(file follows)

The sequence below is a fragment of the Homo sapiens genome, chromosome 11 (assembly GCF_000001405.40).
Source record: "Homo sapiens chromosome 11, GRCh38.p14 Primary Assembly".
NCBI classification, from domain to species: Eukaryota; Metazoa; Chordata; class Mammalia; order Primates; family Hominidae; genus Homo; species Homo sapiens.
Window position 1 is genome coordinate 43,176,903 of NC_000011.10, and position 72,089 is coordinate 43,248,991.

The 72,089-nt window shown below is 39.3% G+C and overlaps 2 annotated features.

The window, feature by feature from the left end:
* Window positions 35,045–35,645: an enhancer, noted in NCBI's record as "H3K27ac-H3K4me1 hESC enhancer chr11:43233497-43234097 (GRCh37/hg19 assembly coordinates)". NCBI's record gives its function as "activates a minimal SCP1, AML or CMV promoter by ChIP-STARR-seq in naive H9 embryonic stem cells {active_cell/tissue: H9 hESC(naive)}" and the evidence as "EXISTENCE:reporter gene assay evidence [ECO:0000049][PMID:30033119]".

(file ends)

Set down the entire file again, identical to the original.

The sequence below is a fragment of the Homo sapiens genome, chromosome 11 (assembly GCF_000001405.40).
Source record: "Homo sapiens chromosome 11, GRCh38.p14 Primary Assembly".
NCBI classification, from domain to species: Eukaryota; Metazoa; Chordata; class Mammalia; order Primates; family Hominidae; genus Homo; species Homo sapiens.
Window position 1 is genome coordinate 43,176,903 of NC_000011.10, and position 72,089 is coordinate 43,248,991.

The 72,089-nt window shown below is 39.3% G+C and overlaps 2 annotated features.

The window, feature by feature from the left end:
* Window positions 35,045–35,645: an enhancer, noted in NCBI's record as "H3K27ac-H3K4me1 hESC enhancer chr11:43233497-43234097 (GRCh37/hg19 assembly coordinates)". NCBI's record gives its function as "activates a minimal SCP1, AML or CMV promoter by ChIP-STARR-seq in naive H9 embryonic stem cells {active_cell/tissue: H9 hESC(naive)}" and the evidence as "EXISTENCE:reporter gene assay evidence [ECO:0000049][PMID:30033119]".